‘No One Dies’: Why Spider-Man’s No Way Home Mission Matters to the MCU – IGN
With the new Spider-Man: No Way Home trailer out in the wild, Marvel fans around the world now have a much better idea of what Peter Parker’s latest MCU adventure will involve. Although we had already seen Alfred Molina as Doctor Octopus, we’ve now been reintroduced to a veritable sampler platter of previous Spider-Man foes who will confront our favourite wall-crawler, including Willem Dafoe’s Green Goblin, Jamie Foxx’s Electro, Rhys Ifans’ Lizard and Thomas Haden Church’s Sandman.
However, what is perhaps even more interesting than the return of these old enemies is that the trailer also reveals what appears to be the trilogy closer’s main conflict: Tom Holland’s Peter isn’t just trying to stop the multiverse bad guys, he’s also trying to save their lives. By doing this, No Way Home isn’t just giving Spider-Man his toughest challenge yet, it’s also challenging what it means to be a hero in the MCU.
We Don’t Trade Lives… or Do We?
As discussed previously on IGN, the MCU has kind of a bad habit of killing off their antagonists at the end of their films. However, the more pressing concern here is that with most previous MCU heroes, particularly the Avengers, being a hero more often than not includes killing the villains who are threatening the world. For example, before the final battle with Thanos in Avengers: Endgame, Thor says, “Let’s kill him properly this time,” and Iron Man explicitly does so when he performs his own Snap with the Infinity Stones.
That may be an extreme example given that Thanos wiped out half of all life in the universe, but it falls into a pattern of the MCU heroes willfully enacting plans that kill their foes. All of Iron Man’s solo films end with their villains being killed in combat with him (or Pepper, in the case of Killian in Iron Man 3), Malekith and Hela are both wiped out by actions Thor and his allies take, Alexander Pierce is shot by Nick Fury, Ultron is destroyed by Vision, Killmonger is stabbed by T’Challa, and Dreykov is blown up by Yelena Belova. Even the Guardians make it clear that they are trying to kill Ronan and Ego in their respective films, and they succeed on both counts.
Now, whether or not murdering people who are threatening others or the world (or the universe) at large is considered “heroic” by any individual audience member is a subjective moral question. But the pertinent issue here is that it is being presented as heroic in the context of the narrative of these films. Ending the lives of villains in order to save the lives of others is part of the moral framework of this franchise. However, there are exceptions, and Spider-Man is the most obvious one. Not only does Spider-Man not kill his enemies (aside from some poor mindless Outriders in the Endgame finale), he is one of the only heroes to put his own life at risk to save them. (In the comics, “No one dies” was even his motto for a while.) But judging by the new trailer, No Way Home looks to take this a step further, one that may be a massive change for the MCU.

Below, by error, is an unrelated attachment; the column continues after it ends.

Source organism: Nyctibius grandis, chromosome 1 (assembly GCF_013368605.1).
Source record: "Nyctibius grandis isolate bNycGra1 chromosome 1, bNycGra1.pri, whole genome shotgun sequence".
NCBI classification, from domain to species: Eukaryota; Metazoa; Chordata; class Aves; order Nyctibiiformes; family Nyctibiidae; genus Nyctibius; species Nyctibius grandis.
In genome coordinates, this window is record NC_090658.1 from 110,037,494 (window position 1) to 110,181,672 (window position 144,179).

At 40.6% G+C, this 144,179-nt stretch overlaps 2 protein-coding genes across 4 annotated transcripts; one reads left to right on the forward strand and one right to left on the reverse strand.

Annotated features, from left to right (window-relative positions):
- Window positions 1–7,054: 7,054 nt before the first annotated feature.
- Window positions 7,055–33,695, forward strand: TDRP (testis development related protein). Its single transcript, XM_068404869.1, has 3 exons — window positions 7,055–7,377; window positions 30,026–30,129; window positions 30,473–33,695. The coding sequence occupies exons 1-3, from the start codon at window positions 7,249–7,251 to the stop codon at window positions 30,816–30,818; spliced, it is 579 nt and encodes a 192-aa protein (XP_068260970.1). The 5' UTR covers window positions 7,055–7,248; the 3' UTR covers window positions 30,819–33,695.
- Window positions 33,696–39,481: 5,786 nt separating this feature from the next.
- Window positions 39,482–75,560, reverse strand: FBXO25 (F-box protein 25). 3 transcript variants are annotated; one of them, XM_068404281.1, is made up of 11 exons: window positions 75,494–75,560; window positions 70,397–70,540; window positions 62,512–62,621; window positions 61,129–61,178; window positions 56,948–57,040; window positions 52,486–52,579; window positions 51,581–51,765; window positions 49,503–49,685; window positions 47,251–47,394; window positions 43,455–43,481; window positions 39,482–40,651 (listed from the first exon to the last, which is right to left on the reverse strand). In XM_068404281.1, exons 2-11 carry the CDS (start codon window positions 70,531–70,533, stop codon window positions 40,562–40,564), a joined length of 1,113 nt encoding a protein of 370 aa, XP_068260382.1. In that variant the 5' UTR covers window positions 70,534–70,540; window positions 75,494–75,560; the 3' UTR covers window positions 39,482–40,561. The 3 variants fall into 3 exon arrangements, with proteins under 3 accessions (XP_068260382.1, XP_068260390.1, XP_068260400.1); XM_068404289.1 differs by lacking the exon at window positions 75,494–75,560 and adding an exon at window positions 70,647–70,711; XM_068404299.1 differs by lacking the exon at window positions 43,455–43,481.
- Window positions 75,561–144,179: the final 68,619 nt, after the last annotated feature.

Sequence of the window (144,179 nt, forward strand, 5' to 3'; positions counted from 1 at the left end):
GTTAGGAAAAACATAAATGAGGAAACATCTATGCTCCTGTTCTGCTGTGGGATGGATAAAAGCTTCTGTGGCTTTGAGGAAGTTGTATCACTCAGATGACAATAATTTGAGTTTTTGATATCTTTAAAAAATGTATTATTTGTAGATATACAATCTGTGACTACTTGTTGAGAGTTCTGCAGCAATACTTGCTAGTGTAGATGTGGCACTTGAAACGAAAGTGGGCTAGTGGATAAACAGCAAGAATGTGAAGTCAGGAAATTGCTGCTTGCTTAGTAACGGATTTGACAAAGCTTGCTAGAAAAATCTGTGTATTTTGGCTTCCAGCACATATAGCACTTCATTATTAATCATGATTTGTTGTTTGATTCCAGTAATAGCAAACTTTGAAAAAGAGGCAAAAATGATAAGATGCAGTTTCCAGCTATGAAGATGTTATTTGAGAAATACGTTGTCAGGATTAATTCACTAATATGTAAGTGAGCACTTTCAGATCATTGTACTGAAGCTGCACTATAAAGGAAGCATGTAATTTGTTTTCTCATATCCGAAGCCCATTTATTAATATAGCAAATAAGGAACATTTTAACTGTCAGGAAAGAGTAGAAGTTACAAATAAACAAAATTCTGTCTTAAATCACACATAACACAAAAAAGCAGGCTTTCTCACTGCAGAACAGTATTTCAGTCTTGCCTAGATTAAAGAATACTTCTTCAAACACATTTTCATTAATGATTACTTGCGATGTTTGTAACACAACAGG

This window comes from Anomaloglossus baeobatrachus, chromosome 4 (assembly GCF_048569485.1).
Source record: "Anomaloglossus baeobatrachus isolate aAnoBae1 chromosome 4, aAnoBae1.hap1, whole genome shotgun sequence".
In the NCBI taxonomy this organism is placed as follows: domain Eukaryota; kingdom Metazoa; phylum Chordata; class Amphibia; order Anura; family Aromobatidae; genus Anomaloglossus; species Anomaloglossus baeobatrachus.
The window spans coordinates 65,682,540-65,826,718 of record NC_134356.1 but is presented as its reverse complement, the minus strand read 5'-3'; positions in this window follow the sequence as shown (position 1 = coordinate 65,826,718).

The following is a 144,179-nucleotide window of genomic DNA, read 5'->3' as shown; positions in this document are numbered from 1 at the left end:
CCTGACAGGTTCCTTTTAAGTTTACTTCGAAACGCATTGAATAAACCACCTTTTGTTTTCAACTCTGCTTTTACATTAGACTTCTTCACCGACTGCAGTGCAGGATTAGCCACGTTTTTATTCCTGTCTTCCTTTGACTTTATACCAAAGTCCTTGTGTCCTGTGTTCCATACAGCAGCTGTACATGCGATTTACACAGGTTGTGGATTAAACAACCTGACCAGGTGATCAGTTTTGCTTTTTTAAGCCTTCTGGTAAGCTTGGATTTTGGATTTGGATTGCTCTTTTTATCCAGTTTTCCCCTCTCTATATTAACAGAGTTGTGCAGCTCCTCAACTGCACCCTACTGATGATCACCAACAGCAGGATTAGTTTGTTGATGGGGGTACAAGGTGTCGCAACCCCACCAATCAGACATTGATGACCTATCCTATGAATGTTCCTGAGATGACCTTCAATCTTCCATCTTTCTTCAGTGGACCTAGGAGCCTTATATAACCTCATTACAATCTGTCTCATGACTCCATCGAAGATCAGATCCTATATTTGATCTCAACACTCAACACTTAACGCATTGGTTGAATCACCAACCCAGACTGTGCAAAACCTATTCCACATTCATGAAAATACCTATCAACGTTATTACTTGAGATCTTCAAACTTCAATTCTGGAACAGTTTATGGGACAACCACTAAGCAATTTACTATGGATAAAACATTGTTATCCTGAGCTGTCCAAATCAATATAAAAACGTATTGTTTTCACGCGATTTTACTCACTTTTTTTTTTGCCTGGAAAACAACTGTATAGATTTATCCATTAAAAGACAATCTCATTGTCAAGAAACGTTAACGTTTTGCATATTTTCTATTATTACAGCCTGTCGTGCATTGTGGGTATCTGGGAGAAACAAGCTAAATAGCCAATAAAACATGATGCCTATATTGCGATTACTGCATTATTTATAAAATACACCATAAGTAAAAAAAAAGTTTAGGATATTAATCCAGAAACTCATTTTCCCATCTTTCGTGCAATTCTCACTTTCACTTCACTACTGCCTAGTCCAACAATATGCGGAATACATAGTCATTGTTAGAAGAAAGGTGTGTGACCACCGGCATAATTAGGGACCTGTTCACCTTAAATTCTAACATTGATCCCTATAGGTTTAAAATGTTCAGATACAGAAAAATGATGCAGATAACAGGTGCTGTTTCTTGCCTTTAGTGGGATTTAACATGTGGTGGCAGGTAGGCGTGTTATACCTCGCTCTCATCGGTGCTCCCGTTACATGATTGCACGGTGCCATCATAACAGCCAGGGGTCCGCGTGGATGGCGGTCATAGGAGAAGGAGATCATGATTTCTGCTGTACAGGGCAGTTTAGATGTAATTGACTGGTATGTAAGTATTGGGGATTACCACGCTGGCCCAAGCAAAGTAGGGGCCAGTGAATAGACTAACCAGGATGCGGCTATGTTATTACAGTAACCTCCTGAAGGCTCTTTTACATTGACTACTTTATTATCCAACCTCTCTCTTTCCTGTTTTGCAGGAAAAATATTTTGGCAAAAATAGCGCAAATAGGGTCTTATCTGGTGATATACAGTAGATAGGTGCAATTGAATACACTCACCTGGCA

It’s Their Fate… or Is It?
In the new trailer, Doctor Strange says that the arrival of villains from across the multiverse is a result of the botched spell that was supposed to make the world forget that Peter is Spider-Man. He also learns from both Strange and Doctor Octopus (who appears to possibly be an ally?) that the villains were all supposed to perish in battle with their own Spider-Men from their home dimensions. According to Strange, they need to be sent back because they are “a danger to our universe.” This causes Peter to turn against Strange, clearly in an attempt to save their lives and come up with a new solution to fix the multiverse damage without sending all the villains to their supposedly inevitable deaths.
Going by the trailer, the central dramatic conflict of the film is Peter needing to put his own reality in danger in order to save the lives of people who would otherwise be his enemies. This isn’t just going out of his way not to kill his foes; Peter is actively putting himself and possibly his own world in jeopardy because he cares for the mortality of those who want to do him harm. It’s a profoundly Spider-Man problem to have, and shows him taking responsibility for the way he’s upended the natural order of the universe by asking Strange to erase the world’s knowledge of his secret identity, despite the fact that the only reason his identity was exposed in the first place was because Mysterio lied to the world and framed Peter for a murder he didn’t commit. However, it also stands in stark opposition to how most MCU heroes approach things.
In the previous MCU Spider-Man films, Peter established a throughline of caring for the lives of his enemies. He nearly got himself killed trying to save the Vulture in their final battle on the beach in Homecoming. And while Mysterio did “die” (or did he?) in Far From Home, it was a result of the villain making a mistake, not Peter intentionally causing his demise. By making the entire moral dilemma of No Way Home about saving the lives of the villains, Peter (and by extension, the film) is rejecting the previous moral framework the MCU has established, and meaningfully distinguishes what Spider-Man’s definition of heroism actually is in this universe.
While we don’t yet know how this idea will be followed through in the finished film, that it’s being presented as such a major part of the movie at all is a clear indication that Peter may have the power to change how the MCU operates. If he succeeds in No Way Home and continues to be one of the flagship characters of this franchise, who knows? Perhaps future MCU heroes will follow in his footsteps in the same way Peter once followed in those of the Avengers.
Carlos Morales writes novels, articles and Mass Effect essays. You can follow his fixations on Twitter.